On what basis should rewards be distributed? Merit? Equality? Need^ Some com­ bination of those? Political philosopher John Rawls (1971) invited us to consider a tuture m which our own place on the economic ladder is unknown. Which stan­ dard of justice would we prefer?

Misperception Recall that conflict is a perceived incompatibility of actions or goals. Many conflicts contain but a small core of truly incompatible goals; the bigger problem is the misper­ ceptions of the other’s motives and goals. Hie Eagles and the Rattlers did indeed

Conflict and Peacemaking Chapter 13 491

have some genuinely incompatible aims. But their perceptions subjectively magni­ fied their differences (Figure 13.3).

In earlier chapters we considered the seeds of such misperception:

T • The self-serving bias leads individu- S’ als and groups to accept credit for I ’ their good deeds and shirk respon-

sibility for bad deeds, r • A tendency to sc//-j«stf/y inclines 1^ people to deny the wrong of their I evil acts. (“You call that hitting? I

hardly touched him!”) [■ • Thanks to the fundamental attribution error, each side sees the other’s hostility j as reflecting an evil disposition. \. • One then filters the information and interprets it to fit one’s preconceptions. \ • Groups frequently polarize these self-serving, self-justifying, biasing ?: tendencies. ‘ • One symptom of groupthink is the tendency to perceive one’s own group as ! r moral and strong, and the opposition as evil and weak. Acts of terrorism that S in most people’s eyes are despicable brutality are seen by others as “holy war.” [‘ • Indeed, the mere fact of being in a group triggers an ingroup bias. i • Negative stereotypes of the outgroup, once formed, are often resistant to con­

tradictory evidence. So it should not surprise us, though it should sober us, to discover that people in

conflict—people everywhere—form distorted images of one another. Wherever in the world you live, was it not true that when your country was last at war it clothed itself in moral virtue? that it prepared for war by demonizing the enemy? that most of its people accepted their government’s case for war and rallied ’round its flag? Show social psychologists Ervin Staub and Daniel Bar-Tal (2003) a group in intrac­ table conflict and they will show you a group that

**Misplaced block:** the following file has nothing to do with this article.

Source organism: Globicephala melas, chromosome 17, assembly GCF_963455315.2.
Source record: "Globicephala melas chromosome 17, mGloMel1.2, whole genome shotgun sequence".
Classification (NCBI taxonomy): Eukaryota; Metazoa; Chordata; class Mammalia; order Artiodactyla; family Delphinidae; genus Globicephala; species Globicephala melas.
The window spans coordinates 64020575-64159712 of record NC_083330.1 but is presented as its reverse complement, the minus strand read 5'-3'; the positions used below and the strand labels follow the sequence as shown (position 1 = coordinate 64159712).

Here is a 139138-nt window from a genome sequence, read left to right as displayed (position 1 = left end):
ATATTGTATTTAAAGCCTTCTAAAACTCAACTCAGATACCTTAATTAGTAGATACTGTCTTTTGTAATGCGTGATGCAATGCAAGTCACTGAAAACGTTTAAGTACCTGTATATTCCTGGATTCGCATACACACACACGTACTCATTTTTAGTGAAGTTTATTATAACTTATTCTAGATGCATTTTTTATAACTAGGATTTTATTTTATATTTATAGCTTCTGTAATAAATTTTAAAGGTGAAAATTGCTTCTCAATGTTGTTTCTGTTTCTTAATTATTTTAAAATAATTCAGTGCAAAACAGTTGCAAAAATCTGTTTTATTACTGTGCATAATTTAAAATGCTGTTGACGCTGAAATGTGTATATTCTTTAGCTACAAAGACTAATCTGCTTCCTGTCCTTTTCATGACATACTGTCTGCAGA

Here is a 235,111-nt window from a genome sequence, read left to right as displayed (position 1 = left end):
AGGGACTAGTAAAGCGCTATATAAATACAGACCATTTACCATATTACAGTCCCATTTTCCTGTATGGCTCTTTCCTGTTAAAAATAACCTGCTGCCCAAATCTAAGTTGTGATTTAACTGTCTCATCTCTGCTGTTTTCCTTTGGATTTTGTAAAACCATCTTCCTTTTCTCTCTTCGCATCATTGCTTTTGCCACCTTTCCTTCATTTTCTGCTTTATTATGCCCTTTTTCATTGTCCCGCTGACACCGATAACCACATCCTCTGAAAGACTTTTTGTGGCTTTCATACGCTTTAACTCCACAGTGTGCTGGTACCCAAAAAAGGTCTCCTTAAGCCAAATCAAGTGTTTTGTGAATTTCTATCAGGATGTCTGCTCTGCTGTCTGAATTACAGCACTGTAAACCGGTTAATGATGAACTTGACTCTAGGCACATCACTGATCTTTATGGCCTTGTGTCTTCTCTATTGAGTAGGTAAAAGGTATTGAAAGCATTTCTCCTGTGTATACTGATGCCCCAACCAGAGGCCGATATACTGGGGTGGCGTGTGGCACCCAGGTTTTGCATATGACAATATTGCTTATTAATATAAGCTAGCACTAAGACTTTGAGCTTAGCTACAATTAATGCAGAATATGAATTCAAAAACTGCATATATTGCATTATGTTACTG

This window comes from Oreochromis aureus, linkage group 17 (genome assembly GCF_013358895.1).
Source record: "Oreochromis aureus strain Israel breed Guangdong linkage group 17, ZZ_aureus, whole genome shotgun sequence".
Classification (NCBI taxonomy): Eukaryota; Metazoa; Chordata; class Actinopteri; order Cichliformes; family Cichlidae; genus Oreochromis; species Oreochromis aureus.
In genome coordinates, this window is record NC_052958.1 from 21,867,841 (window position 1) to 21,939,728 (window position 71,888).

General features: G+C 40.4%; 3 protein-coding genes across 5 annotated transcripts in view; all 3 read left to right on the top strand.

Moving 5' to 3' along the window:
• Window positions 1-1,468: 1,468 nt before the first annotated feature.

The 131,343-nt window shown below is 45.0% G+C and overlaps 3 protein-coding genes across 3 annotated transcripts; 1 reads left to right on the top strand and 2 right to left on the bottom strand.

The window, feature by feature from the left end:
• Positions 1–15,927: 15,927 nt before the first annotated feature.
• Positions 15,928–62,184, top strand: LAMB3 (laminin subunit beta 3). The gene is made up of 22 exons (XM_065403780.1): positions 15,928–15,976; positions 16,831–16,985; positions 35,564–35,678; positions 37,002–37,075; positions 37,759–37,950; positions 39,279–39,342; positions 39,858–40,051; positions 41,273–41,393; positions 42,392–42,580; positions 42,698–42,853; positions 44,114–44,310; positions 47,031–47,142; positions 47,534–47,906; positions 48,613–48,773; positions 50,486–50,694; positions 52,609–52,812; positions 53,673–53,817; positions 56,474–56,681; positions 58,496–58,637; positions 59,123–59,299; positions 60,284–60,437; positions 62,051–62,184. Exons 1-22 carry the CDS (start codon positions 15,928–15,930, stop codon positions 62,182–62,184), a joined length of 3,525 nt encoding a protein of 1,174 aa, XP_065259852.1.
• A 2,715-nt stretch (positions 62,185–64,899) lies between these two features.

• sees its own goals as supremely important. • takes pride in “us” and devalues “them.” • believes itself victimized.

■ • elevates patriotism, solidarity, and loyalty to their group s needs. • celebrates self-sacrifice and suppresses criticism. Although one side to a conflict may indeed be acting with greater moral vutue,

the point is that enemy images are fairly predictable. Even the types of mispercep­ tion are intriguingly predictable.


To a striking degree, the misperceptions of those in conflict are mutual. People in conflict attribute similar virtues to themselves and vices to the other. When the American psychologist Urie Bronfenbrenner (1961) visited the Soviet Union in 1960 and conversed with many ordinary citizens in Russian, he was astonished to hear them saying the same things about America that Americans were saying about Russia. The Russians said that the U.S. government was militarily aggressive; that it exploited and deluded the American people; that in diplomacy, it was not to be trusted. “Slowly and painfully, it forced itself upon one that the Russians’ distorted picture of us was curiously similar to our view of them—a mirror image.

Analyses of American and Russian perceptions by psychologists (Tobin & Eagles, 1992; White, 1984) and political scientists (Jervis, 1985) revealed that mirror-image

FIGURE:: 13.3 Many conflicts contain a core of truly incompatible goals surrounded by a larger exterior of misperceptions.



492 Part Three Social Relations

Self-confirming, mirror-image perceptions are a hallmark of intense conflict.

mirror-image perceptions Reciprocal views of each other often held by parties in conflict: for example, each may view itself as moral and peace-loving and the other as evil and aggressive.

perceptions persisted into the 1980s. The same action (patrolling the other’s coast with sellmg arms to smaller nations) seemed more hostile when they did it